First, Roger says Journey Church, which is a Southern Baptist church in Missouri, is part of the emerging church movement which Moran calls . . .
"one of the most dangerous and deceptive movements to infiltrate the ranks of Southern Baptist life."
I find it reprehensible and unconscionable that someone would call a Southern Baptist Church in Missouri, one that is reaching people for Christ and now running over 1200 in worship, 'deceptive' and 'dangerous.'
I am reminded of a comment I heard recently during a news report of the peace agreement signed by long term foes Ian Paisley and Martin McGuinness of Northern Ireland. The agreement states that the two will share power in the government of Northern Ireland beginning next month. A native of the country was asked by the reporter why he felt peace had finally come to the Catholics and Protestants of Northern Ireland. He said, "We finally figured out that who the real enemy is, and it's not us." This may have been an oblique attempt to warn of the growing Islamic influence in the British Isles, but his point has validity - ultimately both political parties in Northern Ireland have too much in common to consider one another the enemy.
So it is with Southern Baptists. Why in the world do we waste our time trying to identify the 'deceptive' and 'dangerous' within our convention? Could it be that the real enemy is being ignored and those who are our brothers and sisters in Christ and part of the Southern Baptist Convention are being unnecessarily attacked?
Second, the the St. Louis Dispatch article states,
In December (2006), Moran began publicly questioning The Journey's loyalty to Baptist doctrine.
Most Southern Baptists oppose the consumption of alcohol, and Moran has seized on the issue of beer in the emerging church as proof that a younger generation will compromise established doctrine to attract souls."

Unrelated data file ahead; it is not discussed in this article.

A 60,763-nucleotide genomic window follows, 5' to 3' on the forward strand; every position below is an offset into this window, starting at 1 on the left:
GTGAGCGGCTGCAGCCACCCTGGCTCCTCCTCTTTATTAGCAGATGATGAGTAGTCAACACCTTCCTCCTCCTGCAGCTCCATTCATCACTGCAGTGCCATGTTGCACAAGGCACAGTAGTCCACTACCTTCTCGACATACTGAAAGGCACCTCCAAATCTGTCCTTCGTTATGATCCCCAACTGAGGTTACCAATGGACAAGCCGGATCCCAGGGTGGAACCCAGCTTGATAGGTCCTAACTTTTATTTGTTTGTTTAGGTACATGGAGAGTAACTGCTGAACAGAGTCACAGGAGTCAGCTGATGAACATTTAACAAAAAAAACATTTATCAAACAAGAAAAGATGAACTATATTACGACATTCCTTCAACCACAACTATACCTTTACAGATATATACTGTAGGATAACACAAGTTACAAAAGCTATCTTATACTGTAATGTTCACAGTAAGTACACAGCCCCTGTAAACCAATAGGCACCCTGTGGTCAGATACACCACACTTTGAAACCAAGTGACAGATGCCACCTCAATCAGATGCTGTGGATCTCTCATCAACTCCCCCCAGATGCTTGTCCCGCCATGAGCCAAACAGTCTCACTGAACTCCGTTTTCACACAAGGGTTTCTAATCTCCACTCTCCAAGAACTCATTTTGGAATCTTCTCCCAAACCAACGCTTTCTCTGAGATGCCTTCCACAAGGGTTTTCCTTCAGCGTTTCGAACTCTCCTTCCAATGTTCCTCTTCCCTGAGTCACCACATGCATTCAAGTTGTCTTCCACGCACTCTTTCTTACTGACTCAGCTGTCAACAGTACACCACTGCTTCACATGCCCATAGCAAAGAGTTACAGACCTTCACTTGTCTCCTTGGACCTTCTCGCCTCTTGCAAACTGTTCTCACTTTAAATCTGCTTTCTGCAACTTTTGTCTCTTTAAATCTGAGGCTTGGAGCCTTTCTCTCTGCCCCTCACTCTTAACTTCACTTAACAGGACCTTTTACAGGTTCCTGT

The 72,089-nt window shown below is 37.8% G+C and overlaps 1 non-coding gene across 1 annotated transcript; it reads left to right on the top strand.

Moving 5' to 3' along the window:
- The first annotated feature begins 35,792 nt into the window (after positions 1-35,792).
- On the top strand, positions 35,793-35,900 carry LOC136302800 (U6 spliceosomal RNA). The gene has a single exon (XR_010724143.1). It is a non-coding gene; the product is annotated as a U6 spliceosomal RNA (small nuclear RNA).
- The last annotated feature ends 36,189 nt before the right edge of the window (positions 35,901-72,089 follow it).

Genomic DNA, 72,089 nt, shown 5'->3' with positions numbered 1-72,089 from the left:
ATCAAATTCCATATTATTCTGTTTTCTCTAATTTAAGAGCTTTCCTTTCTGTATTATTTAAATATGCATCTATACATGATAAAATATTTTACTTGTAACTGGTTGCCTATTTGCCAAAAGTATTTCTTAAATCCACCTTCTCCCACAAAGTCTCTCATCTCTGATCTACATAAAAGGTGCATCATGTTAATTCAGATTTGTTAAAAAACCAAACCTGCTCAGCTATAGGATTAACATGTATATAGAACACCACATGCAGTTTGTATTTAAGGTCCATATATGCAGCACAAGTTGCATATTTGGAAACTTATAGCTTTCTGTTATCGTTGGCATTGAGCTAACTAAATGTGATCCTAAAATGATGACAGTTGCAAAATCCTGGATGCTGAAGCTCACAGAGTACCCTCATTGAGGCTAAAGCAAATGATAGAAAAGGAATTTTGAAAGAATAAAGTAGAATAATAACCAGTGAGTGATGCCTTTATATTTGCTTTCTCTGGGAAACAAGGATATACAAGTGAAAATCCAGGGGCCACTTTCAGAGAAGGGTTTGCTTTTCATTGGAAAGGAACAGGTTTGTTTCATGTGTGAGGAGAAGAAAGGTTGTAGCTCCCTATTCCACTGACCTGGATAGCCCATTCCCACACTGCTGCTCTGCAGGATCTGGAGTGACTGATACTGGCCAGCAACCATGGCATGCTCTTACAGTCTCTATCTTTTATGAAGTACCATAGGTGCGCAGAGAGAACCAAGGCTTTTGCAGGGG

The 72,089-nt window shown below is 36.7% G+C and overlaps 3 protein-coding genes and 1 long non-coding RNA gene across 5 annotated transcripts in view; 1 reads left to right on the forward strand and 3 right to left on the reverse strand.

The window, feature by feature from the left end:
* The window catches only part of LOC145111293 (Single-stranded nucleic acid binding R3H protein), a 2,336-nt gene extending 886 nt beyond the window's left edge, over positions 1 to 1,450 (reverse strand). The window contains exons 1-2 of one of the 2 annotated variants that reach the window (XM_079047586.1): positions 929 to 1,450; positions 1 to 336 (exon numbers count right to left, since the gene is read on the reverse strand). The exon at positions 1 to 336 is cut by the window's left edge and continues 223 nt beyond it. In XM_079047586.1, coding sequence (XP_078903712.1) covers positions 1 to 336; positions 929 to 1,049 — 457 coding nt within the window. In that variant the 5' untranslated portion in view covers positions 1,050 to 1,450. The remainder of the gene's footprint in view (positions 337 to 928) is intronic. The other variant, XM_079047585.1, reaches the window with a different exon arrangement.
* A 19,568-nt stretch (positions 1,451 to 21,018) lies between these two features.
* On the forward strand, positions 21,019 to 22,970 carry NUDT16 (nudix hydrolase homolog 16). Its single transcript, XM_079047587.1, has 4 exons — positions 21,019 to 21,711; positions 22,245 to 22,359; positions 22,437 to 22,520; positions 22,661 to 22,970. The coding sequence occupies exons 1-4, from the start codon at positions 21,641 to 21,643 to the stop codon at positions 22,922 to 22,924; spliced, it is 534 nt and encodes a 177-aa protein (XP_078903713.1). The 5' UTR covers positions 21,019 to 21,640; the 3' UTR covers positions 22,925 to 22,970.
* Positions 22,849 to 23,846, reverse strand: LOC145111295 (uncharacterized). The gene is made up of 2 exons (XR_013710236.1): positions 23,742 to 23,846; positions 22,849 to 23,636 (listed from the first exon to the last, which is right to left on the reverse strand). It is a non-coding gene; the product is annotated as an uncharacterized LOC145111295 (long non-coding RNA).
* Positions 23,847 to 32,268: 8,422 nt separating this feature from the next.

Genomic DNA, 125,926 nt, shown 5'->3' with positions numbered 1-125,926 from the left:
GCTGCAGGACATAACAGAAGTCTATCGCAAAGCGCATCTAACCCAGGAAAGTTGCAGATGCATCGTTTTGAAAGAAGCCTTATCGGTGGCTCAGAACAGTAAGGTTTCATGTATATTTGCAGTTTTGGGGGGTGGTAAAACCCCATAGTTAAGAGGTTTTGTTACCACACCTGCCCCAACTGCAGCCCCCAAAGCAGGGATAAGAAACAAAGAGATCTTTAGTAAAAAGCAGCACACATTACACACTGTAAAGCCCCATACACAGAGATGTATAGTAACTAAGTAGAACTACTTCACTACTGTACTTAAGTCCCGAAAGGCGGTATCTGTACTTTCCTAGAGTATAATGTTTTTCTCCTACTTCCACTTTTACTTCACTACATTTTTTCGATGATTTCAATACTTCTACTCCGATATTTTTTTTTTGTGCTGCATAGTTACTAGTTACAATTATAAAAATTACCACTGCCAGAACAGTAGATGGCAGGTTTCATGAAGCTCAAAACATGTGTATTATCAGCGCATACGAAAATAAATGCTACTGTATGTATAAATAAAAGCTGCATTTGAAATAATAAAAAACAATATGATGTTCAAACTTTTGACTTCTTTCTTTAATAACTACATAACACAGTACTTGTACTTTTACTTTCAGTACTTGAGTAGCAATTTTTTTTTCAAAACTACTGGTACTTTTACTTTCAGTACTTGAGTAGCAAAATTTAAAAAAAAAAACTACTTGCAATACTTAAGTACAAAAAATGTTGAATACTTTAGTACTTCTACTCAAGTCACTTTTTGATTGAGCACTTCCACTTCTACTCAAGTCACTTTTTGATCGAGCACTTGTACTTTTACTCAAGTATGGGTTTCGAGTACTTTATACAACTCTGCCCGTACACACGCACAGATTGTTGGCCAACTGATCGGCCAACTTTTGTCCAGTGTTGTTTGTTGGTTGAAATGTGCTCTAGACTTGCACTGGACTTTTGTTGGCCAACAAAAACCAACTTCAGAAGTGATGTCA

It is unbelievable to me that a man who is a two or three time divorcee is associating 'poor doctrine' with holding evangelistic events in a local brewery. Maybe I could understand Roger if he were questioning the 'morality' of Journey Church holding evangelistic Bible studies in such a location, but to associate 'poor doctrine' with reaching the lost in a brewery is as silly as associating 'poor doctrine' with a man who has been divorced and remarried. It just doesn't make sense.
Finally, the article states
During his revolution, Moran ensured his allies were strategically positioned to appoint other, like-minded Baptists to positions of influence within the convention.
For those who have a hard time understanding how certain decisions or actions can be taken by trustees, which seem detrimental to the Southern Baptist Convention as a whole, one only has to remember that if those orchestrating the takeover or appointments wish to do something, regardless of the majority feelings of the people of the SBC - or more importantly what Scripture states - then they can do it by using those they have placed in leadership.
Bill Leonard, Dean of Wake Forest Divinity School, makes an interesting statement when asked by the reporter regarding his obversations.
"The Southern Baptist Convention is growing increasingly terrified that they've spent all this time recreating the denomination in this (conservative) image, and now nobody cares," he said. "Young seminarians are challenging them on issues and saying, 'Your vision of reality is not ours.'"
Dr. Leonard may, or may not, be correct. One thing I do know to be true is this:
We must get to the place where we no longer see fellow Southern Baptists as the enemy. There is room in my convention for everyone who holds to the fundamentals of the faith and seeks to cooperate for the purpose of missions and evangelism. I can't figure out why some wish to continue to narrow the parameters of cooperation and exclude fellow, Bible believing Southern Baptists from missions participation and convention leadership.
Maybe it's just that they have not yet learned that our fellow Southern Baptists are not the enemy.
In His Grace,